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Introduction

Stresses imposed on the soil by the weight of the overburden or by structural loads may cause

strengthening of the soil mass or failure depending on the method of application of the load and distribution of the

stresses.

If a vertical load of 1 ton is applied to a column of 1 sq.ft cross-sectional area, and the column rests directly

2

on a soil surface, the vertical pressure exerted by the column onto the soil would be, on average 1 ton/ft (neglecting

the columns weight). In addition to this pressure at the area of contact between column and soil, stress influence

extends both downward and outward within the soil in the general area where the load is applied. The increase in

pressure in the soil at any horizontal plane below the load is greatest directly under the load and diminishes

outwardly. The pressures magnitude decreases with increasing depth.

Stress distribution in soil is quite important to soil engineers particularly with regard to stability analysis and

the settlement analysis of the foundation.

Vertical Pressure below a Concentrated Load

There are two methods for calculating pressure below a concentrated load the Westergaard Equation and

the Boussinesq Equation. Both of these result from the theory of elasticity, which assumes that stress is proportional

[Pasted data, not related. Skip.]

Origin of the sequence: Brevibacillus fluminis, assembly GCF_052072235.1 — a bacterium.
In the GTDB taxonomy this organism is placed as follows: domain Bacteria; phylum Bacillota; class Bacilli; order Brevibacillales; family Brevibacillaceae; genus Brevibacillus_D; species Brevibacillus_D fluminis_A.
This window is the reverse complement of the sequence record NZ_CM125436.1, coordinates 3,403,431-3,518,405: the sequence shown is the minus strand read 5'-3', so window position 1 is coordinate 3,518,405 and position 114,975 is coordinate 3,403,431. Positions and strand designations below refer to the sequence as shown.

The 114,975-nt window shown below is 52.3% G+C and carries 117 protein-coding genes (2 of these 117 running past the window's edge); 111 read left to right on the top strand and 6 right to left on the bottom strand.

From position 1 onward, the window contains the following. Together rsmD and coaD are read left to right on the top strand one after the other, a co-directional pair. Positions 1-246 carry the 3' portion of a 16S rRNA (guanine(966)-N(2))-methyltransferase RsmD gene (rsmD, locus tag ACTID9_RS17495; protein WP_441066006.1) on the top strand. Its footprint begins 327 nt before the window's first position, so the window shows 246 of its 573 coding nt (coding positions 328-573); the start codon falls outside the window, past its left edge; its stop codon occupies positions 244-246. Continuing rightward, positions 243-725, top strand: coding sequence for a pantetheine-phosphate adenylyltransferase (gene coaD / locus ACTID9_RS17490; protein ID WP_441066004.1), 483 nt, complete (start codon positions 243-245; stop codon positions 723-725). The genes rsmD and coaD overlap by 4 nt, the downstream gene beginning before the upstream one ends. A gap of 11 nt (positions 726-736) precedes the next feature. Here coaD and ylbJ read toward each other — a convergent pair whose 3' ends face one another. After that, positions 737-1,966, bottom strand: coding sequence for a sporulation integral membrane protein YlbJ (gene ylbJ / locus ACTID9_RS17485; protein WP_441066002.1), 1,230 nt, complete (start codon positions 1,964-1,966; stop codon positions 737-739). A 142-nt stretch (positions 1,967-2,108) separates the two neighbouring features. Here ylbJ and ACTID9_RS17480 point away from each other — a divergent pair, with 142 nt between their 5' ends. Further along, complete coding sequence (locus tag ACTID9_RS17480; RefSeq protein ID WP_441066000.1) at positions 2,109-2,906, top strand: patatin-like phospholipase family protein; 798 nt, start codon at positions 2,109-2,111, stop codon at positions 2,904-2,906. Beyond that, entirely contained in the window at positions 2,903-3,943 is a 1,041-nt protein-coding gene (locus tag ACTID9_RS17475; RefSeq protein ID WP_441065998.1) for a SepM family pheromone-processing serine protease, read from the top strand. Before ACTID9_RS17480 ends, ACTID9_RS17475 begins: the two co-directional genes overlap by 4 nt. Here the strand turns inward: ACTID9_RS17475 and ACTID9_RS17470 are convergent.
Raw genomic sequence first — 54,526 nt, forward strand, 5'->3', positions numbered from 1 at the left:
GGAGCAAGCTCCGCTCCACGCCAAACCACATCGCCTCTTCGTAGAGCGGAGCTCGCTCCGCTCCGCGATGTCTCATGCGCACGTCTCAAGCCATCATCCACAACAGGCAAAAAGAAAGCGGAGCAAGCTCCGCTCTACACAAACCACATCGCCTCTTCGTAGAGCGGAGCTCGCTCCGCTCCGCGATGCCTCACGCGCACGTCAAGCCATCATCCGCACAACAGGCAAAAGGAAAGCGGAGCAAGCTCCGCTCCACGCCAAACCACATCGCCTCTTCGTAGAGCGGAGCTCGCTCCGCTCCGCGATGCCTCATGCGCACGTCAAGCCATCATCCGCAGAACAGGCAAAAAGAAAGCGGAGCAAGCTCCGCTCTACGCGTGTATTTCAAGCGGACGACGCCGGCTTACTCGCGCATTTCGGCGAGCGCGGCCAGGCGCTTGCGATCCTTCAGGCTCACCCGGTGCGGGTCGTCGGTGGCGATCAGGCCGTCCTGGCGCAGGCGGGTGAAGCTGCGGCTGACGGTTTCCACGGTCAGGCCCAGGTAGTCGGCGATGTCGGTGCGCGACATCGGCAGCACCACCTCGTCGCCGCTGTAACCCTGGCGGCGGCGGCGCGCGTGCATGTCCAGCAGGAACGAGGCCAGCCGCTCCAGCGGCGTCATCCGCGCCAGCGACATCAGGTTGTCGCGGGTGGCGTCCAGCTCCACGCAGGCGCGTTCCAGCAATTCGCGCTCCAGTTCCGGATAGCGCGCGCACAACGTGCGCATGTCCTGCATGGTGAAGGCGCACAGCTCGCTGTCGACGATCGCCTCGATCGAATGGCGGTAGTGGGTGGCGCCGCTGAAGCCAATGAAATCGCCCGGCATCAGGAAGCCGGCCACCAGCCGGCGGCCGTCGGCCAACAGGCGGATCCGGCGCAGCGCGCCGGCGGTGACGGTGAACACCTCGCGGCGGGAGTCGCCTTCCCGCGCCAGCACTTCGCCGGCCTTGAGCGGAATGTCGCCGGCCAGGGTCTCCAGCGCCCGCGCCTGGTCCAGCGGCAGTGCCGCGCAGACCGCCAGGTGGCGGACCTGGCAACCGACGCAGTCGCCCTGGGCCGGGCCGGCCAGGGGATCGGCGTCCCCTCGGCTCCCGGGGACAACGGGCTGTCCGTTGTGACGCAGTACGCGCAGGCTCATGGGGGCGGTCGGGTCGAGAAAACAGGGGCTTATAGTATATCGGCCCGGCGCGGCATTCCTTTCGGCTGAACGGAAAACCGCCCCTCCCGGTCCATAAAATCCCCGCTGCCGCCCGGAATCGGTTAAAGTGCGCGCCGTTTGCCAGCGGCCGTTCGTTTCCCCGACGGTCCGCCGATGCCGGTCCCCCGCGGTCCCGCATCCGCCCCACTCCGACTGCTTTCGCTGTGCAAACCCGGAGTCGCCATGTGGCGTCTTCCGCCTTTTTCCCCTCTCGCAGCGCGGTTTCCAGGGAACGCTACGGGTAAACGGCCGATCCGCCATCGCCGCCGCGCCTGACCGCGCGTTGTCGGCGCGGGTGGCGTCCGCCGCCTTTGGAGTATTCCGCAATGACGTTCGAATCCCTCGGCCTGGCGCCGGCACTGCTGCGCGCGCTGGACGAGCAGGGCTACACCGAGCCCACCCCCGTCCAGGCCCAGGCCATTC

to strain. Implicit in this assumption is a homogeneous material, although soil is seldom homogeneous. The

Westergaard equation is based on alternating thin layers of an elastic material between layers of an inelastic material.

The Boussinesq equation assumes a homogeneous soil throughout.

Westergaard Equation:

The Westergaard equation is as follows:

(1)

Where

Q = concentrated load

= Poissons ratio

z = depth

r = horizontal distance from point of application of Q to point at which

is desired

The vertical stress at depth z resulting from load Q, is sometimes referred to as vertical stress increment, since it

represents stress added by the load to the stress existing prior to application of the load. (The stress existing prior to

application of the load is the overburden pressure). This equation gives

as a function of both the vertical distance

z and horizontal distance r between the point of application of Q and the point at which

is desired. If Poissons

ratio is taken to be zero, Eq, (1) reduces to

(2)

[

( ) ]

In 1885 Joseph Valentin Boussinesq advanced theoretical expressions for determining stresses at a point within an

ideal mass due to surface point loads. They are based on the assumption that the mass is an (1) elastic, (2)